“The corporations’ recent rounds of expenditure provoked a backlash in its own backyard, worsening community relations and attracting negative media attention nationwide,” Gray said. “We believe that Chevron’s expenditures are risky bets that are neither prudent nor well-executed.”

Last November, Richmond became the battleground for what some politicians characterized as a fight between grassroots organizers and corporate interests. Chevron, which is one of Richmond’s largest employers, poured some $3 million into candidates for the mayoral and City Council elections.

All of Chevron’s candidates lost, which former mayor and current City Councilwoman Gayle McLaughlin said demonstrated residents’ aversion to corporate money in local elections.

McLaughlin was joined by councilmembers Jovanka Beckles and Eduardo Martinez, the Sierra Club and the Asian Pacific Environmental Network in supporting the shareholder resolution.

In response to Thursday’s event, Chevron spokesman Braden Reddall said, “After more than a century of operating here, it’s natural for us to be involved in the political sphere, as we are in many other aspects of the community.”

Thousands Sign Online Petition To Expel Three Male Students Linked To 2012 Suicide Of Saratoga Girl

The parents of a Saratoga girl who committed suicide after an alleged sexual assault by three boys in 2012 posted an online petition Wednesday calling for the expulsion of the boys from high schools in Saratoga and Gilroy.

The petition, prepared by the parents of 15-year-old Audrie Pott on the website Change.org, asks the principals of Saratoga and Christopher high schools to expel the boys. It had been signed by nearly 18,000 people as of Thursday, according to the site, with a goal of 150,000 signers.

The parents, Lawrence and Sheila Pott, also on Wednesday posted a message on the Facebook page of their non-profit charity the Audrie Pott Foundation urging Facebook members to sign the Change.org petition.

The three boys, two of whom attend Saratoga high and a third who attends Christopher high in Gilroy, were 16 at the time of alleged sexual assault on Audrie on Sept. 2, 2012 during a party at Audrie’s friend’s home in Saratoga after she had been intoxicated from drinking alcohol.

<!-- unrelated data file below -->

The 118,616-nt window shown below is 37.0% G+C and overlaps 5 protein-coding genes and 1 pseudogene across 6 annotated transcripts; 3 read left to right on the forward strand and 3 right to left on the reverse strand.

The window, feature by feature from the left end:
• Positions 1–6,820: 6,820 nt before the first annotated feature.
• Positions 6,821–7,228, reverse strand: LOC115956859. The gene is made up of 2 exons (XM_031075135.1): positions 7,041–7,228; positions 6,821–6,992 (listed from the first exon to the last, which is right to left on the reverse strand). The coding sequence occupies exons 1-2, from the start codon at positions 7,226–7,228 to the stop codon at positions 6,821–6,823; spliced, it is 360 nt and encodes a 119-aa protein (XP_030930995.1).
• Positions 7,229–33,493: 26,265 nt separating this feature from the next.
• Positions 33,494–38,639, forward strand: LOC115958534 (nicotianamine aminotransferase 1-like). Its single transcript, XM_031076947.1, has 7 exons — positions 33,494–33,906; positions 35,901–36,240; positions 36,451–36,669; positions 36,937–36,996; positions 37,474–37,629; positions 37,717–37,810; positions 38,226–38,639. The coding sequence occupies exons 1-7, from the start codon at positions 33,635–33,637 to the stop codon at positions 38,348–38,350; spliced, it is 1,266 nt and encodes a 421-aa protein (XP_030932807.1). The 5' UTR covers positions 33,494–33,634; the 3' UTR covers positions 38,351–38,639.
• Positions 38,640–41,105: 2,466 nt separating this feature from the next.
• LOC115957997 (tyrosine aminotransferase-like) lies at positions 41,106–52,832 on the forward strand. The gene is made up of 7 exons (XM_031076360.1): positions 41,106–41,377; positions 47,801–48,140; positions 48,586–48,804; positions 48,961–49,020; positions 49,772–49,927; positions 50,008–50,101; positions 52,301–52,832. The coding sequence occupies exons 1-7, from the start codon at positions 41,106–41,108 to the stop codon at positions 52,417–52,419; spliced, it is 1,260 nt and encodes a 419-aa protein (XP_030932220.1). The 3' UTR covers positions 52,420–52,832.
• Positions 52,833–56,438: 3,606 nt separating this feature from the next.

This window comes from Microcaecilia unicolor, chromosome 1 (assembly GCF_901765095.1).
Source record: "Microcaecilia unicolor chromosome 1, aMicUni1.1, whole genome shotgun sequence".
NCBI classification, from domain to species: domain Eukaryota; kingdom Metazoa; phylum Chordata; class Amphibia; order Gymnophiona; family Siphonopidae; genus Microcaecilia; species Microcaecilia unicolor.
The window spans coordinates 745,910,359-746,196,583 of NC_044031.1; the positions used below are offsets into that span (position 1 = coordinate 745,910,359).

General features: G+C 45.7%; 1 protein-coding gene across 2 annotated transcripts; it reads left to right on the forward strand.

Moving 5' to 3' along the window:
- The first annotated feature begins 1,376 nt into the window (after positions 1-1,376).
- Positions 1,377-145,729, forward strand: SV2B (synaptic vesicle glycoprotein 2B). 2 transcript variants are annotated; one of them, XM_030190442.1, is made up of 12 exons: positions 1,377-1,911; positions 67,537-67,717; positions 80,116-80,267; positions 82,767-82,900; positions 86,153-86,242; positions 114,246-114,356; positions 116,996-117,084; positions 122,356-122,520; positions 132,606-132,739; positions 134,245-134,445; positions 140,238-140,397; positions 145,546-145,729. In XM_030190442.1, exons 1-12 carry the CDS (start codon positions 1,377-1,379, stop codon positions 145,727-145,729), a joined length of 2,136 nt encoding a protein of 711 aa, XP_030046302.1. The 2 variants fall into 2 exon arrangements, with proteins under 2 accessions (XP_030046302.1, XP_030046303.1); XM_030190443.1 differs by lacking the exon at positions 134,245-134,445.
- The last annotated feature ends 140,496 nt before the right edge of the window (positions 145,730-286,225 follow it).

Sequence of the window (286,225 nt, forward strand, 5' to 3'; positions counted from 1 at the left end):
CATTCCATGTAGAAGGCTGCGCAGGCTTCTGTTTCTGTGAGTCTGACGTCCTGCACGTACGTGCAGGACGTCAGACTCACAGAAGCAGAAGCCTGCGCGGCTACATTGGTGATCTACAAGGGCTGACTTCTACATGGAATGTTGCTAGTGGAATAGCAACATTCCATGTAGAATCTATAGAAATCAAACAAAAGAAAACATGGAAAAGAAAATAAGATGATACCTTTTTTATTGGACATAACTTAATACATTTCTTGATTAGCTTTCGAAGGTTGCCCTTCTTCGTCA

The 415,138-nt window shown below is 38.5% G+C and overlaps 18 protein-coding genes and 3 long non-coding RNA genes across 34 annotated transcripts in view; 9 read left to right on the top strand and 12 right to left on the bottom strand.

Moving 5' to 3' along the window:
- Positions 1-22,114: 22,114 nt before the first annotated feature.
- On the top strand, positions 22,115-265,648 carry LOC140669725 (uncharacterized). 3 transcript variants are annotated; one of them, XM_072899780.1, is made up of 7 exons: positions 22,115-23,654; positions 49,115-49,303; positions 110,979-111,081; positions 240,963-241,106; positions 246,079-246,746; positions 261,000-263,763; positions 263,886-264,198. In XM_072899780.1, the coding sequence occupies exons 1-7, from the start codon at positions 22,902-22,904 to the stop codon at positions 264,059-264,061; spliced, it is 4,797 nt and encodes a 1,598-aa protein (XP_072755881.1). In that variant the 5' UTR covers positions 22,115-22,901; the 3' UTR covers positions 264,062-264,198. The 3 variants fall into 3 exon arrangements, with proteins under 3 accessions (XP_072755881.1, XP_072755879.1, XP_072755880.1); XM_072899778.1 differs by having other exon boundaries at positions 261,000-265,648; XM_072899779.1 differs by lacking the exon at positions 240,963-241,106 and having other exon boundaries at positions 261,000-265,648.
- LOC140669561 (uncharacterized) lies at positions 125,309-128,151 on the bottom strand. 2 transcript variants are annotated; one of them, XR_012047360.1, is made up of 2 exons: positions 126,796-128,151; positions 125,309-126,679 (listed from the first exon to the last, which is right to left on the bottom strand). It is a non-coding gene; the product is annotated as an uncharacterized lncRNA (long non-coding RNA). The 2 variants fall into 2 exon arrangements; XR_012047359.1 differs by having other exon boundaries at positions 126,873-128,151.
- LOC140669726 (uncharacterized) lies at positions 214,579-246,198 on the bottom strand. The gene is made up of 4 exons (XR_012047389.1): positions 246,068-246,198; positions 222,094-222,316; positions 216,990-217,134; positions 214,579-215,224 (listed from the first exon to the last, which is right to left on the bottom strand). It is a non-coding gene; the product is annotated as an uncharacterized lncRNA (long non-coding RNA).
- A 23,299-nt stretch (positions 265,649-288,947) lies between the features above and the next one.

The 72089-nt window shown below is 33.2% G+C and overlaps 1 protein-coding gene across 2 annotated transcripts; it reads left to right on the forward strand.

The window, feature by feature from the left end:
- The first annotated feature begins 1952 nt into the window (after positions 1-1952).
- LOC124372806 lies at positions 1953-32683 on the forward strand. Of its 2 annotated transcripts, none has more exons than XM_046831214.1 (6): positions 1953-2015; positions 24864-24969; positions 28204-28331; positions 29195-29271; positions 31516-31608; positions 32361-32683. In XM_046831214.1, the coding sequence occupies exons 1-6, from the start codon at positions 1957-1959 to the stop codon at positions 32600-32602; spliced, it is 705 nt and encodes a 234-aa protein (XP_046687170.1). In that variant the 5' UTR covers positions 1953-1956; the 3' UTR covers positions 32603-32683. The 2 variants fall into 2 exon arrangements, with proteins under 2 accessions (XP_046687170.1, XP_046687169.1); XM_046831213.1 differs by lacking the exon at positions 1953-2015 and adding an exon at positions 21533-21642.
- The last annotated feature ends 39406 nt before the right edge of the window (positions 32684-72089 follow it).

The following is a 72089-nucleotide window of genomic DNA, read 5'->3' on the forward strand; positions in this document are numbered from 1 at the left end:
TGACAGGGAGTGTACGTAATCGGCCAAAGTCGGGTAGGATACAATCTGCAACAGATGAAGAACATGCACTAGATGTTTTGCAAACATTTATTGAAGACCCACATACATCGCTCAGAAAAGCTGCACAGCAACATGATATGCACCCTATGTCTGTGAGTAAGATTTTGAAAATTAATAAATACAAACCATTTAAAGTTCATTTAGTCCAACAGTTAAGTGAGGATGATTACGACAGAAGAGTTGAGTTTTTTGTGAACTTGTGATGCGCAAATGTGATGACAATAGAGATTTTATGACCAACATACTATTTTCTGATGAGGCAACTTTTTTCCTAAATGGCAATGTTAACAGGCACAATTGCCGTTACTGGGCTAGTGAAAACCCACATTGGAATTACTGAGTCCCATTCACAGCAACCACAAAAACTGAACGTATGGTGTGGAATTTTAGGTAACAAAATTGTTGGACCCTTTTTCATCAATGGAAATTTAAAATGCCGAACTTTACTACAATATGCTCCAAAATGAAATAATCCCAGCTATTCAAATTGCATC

They allegedly removed Audrie’s clothing, wrote on her body with a felt pen, sexually abused her and took pictures of her to show students at Saratoga High School where they and Audrie were sophomores, according a wrongful death suit filed her parents.

Audrie hanged herself eight days later at her mother’s Los Altos home, went into a coma and died at a hospital two days afterwards when she was removed from life support.

Her parents in 2013 filed their suit against the boys’ parents and others claiming that anguish over the events at the party and the photos drove the girl to suicide.

The teen boys were arrested by the Santa Clara County Sheriff’s Office in 2013 on suspicion of sexual battery and charged in juvenile court in San Jose.

According to Audrie’s parents, they were convicted, but activity in their criminal case has not been made public because the boys were under 18 years old.

Suspect In December Fatal Hit-And-Run Arrested

A two-month investigation has led to the arrest of a suspect who fled the scene of a fatal collision in Daly City in December, police said Thursday.

The Dec. 4 crash killed 77-year-old Jose Rosel of Daly City as he was walking across state Highway 35 in a crosswalk near Westridge Avenue at about 11:30 p.m., police said.

Rosel was pronounced dead at the scene. The driver of the white Ford F-150 pickup truck fled the area, police said.

In late December, police issued a plea for information about the truck, broadcasting its description in an effort to track down its owner.

Investigators eventually tracked it to 39-year-old Joro Petrovmoray of Pacifica. He was arrested and booked into San Mateo County jail on suspicion of the fatal hit-and-run crash.

Weather Forecast For The San Francisco Bay Area

Skies will be sunny today with highs in the upper 60s. Winds will be from the north at 5 to 15 mph.

Skies will be mostly clear tonight with lows in the mid 50s. Winds will be from the northwest at 5 to 15 mph.

Skies will be sunny Saturday with highs in the upper 60s and winds around 5 mph from the southeast, then from the north in the afternoon.